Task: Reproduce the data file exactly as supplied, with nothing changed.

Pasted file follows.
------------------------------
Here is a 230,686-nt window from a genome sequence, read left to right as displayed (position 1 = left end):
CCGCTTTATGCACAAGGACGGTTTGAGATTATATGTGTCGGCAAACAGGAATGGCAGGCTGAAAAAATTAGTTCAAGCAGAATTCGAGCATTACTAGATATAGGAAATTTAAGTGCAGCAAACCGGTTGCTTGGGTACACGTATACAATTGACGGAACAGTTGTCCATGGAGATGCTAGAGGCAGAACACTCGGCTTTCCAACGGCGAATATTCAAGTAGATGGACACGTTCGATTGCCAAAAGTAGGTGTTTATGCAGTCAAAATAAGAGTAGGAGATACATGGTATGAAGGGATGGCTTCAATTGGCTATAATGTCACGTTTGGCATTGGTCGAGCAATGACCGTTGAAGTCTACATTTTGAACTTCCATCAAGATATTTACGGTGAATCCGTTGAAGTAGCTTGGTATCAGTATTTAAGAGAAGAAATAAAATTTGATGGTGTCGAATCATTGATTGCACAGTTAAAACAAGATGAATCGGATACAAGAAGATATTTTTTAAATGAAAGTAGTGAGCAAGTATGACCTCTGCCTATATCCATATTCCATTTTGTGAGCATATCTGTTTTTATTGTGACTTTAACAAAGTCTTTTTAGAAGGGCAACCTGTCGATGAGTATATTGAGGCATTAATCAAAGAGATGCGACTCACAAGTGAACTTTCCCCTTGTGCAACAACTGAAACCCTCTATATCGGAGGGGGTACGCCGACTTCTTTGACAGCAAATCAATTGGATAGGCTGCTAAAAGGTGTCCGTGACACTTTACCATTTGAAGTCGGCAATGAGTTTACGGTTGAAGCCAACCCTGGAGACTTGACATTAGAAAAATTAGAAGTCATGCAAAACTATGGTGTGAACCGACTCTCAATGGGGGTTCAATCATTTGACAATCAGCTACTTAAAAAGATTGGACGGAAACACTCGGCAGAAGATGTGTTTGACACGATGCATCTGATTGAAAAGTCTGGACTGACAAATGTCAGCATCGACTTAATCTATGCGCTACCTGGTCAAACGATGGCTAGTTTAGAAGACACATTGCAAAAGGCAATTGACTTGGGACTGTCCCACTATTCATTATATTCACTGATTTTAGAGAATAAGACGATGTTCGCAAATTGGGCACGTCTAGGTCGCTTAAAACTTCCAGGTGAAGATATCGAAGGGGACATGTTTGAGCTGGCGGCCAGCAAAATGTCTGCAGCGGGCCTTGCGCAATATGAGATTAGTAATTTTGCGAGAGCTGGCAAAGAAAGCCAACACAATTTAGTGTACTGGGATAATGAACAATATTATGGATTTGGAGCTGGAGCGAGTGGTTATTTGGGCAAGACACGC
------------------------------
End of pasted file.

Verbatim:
Here is a 230,686-nt window from a genome sequence, read left to right as displayed (position 1 = left end):
CCGCTTTATGCACAAGGACGGTTTGAGATTATATGTGTCGGCAAACAGGAATGGCAGGCTGAAAAAATTAGTTCAAGCAGAATTCGAGCATTACTAGATATAGGAAATTTAAGTGCAGCAAACCGGTTGCTTGGGTACACGTATACAATTGACGGAACAGTTGTCCATGGAGATGCTAGAGGCAGAACACTCGGCTTTCCAACGGCGAATATTCAAGTAGATGGACACGTTCGATTGCCAAAAGTAGGTGTTTATGCAGTCAAAATAAGAGTAGGAGATACATGGTATGAAGGGATGGCTTCAATTGGCTATAATGTCACGTTTGGCATTGGTCGAGCAATGACCGTTGAAGTCTACATTTTGAACTTCCATCAAGATATTTACGGTGAATCCGTTGAAGTAGCTTGGTATCAGTATTTAAGAGAAGAAATAAAATTTGATGGTGTCGAATCATTGATTGCACAGTTAAAACAAGATGAATCGGATACAAGAAGATATTTTTTAAATGAAAGTAGTGAGCAAGTATGACCTCTGCCTATATCCATATTCCATTTTGTGAGCATATCTGTTTTTATTGTGACTTTAACAAAGTCTTTTTAGAAGGGCAACCTGTCGATGAGTATATTGAGGCATTAATCAAAGAGATGCGACTCACAAGTGAACTTTCCCCTTGTGCAACAACTGAAACCCTCTATATCGGAGGGGGTACGCCGACTTCTTTGACAGCAAATCAATTGGATAGGCTGCTAAAAGGTGTCCGTGACACTTTACCATTTGAAGTCGGCAATGAGTTTACGGTTGAAGCCAACCCTGGAGACTTGACATTAGAAAAATTAGAAGTCATGCAAAACTATGGTGTGAACCGACTCTCAATGGGGGTTCAATCATTTGACAATCAGCTACTTAAAAAGATTGGACGGAAACACTCGGCAGAAGATGTGTTTGACACGATGCATCTGATTGAAAAGTCTGGACTGACAAATGTCAGCATCGACTTAATCTATGCGCTACCTGGTCAAACGATGGCTAGTTTAGAAGACACATTGCAAAAGGCAATTGACTTGGGACTGTCCCACTATTCATTATATTCACTGATTTTAGAGAATAAGACGATGTTCGCAAATTGGGCACGTCTAGGTCGCTTAAAACTTCCAGGTGAAGATATCGAAGGGGACATGTTTGAGCTGGCGGCCAGCAAAATGTCTGCAGCGGGCCTTGCGCAATATGAGATTAGTAATTTTGCGAGAGCTGGCAAAGAAAGCCAACACAATTTAGTGTACTGGGATAATGAACAATATTATGGATTTGGAGCTGGAGCGAGTGGTTATTTGGGCAAGACACGC